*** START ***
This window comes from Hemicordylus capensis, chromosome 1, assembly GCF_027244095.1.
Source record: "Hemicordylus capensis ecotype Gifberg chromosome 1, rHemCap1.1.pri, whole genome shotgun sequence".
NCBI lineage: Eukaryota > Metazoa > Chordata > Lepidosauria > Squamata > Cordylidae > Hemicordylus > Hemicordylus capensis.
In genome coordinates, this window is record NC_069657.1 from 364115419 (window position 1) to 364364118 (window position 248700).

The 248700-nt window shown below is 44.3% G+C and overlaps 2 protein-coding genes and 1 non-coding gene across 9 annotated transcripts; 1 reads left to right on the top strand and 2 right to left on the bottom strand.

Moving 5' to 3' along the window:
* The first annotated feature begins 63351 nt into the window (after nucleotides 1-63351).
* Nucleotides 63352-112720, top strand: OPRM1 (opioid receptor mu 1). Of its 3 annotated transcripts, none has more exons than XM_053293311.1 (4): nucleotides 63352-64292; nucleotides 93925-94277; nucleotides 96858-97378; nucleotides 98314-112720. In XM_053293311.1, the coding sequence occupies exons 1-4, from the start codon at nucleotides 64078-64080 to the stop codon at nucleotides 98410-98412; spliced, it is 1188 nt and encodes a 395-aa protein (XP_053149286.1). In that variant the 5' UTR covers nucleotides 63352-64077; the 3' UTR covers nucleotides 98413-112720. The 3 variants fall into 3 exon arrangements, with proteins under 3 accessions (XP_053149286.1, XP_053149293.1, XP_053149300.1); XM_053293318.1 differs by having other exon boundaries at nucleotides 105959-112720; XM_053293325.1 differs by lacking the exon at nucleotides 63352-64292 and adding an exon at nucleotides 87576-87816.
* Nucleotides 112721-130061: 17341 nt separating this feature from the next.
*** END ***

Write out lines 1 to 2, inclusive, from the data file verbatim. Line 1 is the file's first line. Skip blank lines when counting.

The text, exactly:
This window comes from Hemicordylus capensis, chromosome 1, assembly GCF_027244095.1.
Source record: "Hemicordylus capensis ecotype Gifberg chromosome 1, rHemCap1.1.pri, whole genome shotgun sequence".